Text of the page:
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STATE RESTS ITS CASE IN SLAYING OF WOMAN

Defense attorneys began calling witnesses Wednesday as the state rested its first-degree murder case against David Franklin Young.

The attorneys will try to show that Young, who suffers mental disorders, was "out of control" when he beat and stabbed Ember Kimberly Mars on Aug. 19, 1987.On Tuesday, Salt Lake County sheriff's detective Dick Judd testified that Young, 28, confessed to raping and killing Mars, 27, in her home, 6262 Dewdrops Drive.

Judd said Young described in detail how he held Mars against her will in her home the morning of the homicide.

As Mars and Young waited for her bank to open, so Young could steal her money, Young decided to rape her, according to Judd.

She screamed for help.

"So he threw her down hard and he grabbed a vase and hit her hard nine or 10 times. He stated she was bleeding quite heavily."

Young then tried to have sex with her again, and she yelled, Judd said. The defendant then went to a closet and retrieved an iron, with which he was going to bind her.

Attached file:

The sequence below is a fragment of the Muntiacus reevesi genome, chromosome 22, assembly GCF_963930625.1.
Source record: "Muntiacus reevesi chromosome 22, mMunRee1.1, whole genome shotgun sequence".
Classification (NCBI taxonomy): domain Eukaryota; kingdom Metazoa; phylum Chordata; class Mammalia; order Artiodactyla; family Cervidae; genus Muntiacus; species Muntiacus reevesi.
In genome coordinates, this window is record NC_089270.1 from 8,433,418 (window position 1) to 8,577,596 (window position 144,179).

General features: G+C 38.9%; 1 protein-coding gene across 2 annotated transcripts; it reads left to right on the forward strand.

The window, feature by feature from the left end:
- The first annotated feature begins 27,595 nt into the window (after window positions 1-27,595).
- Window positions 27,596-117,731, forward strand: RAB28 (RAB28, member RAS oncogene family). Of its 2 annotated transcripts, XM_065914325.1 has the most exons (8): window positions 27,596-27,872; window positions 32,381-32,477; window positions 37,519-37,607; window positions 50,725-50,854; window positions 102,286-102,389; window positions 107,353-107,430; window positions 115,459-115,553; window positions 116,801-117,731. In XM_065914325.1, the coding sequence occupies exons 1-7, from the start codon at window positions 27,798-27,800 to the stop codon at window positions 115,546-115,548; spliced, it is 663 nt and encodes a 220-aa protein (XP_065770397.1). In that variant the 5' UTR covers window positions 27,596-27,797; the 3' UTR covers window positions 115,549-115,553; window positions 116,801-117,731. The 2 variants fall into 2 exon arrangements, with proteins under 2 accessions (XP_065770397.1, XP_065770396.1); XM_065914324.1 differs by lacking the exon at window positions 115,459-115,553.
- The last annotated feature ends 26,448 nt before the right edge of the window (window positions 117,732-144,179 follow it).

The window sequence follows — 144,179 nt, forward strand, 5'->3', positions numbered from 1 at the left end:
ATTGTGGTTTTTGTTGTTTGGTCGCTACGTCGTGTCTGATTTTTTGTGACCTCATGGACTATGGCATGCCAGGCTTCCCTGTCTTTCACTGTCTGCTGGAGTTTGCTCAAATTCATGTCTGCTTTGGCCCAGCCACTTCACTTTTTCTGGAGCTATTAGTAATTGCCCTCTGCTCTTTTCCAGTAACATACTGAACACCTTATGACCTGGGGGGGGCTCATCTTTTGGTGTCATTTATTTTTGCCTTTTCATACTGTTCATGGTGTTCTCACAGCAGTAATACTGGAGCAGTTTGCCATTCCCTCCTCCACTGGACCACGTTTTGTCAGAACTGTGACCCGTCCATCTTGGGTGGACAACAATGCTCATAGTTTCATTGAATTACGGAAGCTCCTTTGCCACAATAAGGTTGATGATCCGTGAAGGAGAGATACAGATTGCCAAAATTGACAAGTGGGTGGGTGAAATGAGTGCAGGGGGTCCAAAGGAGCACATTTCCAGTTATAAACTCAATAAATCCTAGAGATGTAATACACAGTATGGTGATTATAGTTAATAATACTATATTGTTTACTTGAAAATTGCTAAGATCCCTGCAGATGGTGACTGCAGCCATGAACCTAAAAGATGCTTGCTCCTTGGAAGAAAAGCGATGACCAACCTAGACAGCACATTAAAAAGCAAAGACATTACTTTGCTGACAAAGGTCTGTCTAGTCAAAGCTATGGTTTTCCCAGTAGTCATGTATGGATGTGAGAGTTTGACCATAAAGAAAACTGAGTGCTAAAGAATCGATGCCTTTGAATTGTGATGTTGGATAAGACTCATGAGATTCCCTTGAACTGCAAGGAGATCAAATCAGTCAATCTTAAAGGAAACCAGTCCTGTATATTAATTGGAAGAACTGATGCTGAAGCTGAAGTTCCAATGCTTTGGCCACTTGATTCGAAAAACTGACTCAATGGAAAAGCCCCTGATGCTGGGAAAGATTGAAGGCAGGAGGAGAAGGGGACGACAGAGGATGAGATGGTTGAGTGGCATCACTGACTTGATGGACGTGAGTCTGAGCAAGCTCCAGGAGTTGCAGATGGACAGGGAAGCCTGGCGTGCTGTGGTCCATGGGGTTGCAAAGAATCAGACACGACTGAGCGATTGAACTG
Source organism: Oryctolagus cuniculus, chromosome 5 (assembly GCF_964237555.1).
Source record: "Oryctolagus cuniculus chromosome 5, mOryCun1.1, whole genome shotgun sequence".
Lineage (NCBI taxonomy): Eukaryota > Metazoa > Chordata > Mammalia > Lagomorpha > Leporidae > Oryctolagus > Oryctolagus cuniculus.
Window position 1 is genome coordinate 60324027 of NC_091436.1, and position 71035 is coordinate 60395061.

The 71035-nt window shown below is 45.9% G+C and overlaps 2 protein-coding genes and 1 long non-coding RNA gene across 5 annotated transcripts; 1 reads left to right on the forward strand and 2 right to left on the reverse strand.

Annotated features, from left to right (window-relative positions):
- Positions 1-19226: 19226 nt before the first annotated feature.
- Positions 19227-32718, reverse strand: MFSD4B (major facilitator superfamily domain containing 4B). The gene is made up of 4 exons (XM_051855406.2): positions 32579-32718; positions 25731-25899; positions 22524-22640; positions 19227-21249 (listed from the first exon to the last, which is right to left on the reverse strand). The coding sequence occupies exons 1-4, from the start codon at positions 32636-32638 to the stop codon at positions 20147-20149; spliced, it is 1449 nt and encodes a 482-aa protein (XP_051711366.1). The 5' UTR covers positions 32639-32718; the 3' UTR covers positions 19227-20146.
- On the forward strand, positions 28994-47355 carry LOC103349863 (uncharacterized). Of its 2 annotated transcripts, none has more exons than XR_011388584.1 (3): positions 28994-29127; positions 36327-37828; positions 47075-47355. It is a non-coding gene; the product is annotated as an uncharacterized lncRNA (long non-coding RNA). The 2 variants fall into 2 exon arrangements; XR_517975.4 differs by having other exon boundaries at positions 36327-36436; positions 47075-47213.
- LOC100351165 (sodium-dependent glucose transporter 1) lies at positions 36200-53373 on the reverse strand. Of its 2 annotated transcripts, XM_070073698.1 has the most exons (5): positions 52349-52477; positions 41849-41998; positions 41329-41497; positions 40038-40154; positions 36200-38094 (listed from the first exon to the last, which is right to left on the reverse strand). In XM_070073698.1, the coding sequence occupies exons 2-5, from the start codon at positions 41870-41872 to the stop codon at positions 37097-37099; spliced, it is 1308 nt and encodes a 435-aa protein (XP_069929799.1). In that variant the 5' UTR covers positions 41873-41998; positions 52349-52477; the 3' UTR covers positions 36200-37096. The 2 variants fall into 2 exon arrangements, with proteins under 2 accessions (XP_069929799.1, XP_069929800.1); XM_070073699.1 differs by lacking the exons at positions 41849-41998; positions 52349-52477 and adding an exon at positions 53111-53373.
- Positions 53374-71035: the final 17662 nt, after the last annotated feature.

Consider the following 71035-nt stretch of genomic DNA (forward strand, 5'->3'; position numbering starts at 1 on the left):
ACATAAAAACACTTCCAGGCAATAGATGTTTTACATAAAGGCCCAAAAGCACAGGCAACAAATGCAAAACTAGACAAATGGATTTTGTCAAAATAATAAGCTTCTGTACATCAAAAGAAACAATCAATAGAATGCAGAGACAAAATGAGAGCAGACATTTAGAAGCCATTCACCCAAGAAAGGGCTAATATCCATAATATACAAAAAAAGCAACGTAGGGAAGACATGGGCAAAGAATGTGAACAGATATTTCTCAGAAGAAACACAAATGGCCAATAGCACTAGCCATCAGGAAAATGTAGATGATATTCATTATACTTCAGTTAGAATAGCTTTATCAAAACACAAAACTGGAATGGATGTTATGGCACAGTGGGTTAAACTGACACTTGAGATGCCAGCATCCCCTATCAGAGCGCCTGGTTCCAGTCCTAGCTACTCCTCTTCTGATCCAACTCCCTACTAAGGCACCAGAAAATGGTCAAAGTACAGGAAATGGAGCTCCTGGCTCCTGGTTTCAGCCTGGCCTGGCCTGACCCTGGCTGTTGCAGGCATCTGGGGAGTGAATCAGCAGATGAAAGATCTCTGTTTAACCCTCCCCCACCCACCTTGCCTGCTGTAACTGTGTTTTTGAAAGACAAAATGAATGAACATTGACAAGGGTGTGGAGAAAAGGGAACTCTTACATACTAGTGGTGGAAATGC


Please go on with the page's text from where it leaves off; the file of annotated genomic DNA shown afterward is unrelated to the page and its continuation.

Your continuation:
Mars continued to yell for help.

"He hit her with the clothes iron six to eight times in the left temple area of her head. He said he thought he broke her collarbone."

Judd testified that Young then stabbed Mars more than a dozen times and suffocated her.

Chief Medical Examiner Todd Grey told the court that Mars' death was a "very brutal" homicide.

"There was a lot of passion involved in this killing," said Grey, who testified that Mars suffered 14 stab wounds, three of which punctured her lungs and liver, injuries that could have caused her death.

She also could have died from a large, blunt-force injury to the left side of her head, he said.

Grey said that Mars suffered wounds to the back of her hands, indicating she had tried to fend off her attacker.

Under cross-examination by legal defender Nancy Bergeson, Grey said there was no evidence to indicate the homicide was planned.

"This is not the kind of cold-blooded, calculated killing, like an execution-style murder," Grey said.

He said it was difficult to conclude, however, whether the homicide occurred simply as a result of the attacker's rage or whether the attacker seemed to get "some enjoyment out of it."

Young, of Bridgeport, Ill., was arrested by Illinois police a week after the homicide. He was in Mars' pickup truck and had her credit card and purse in his possession, according to testimony.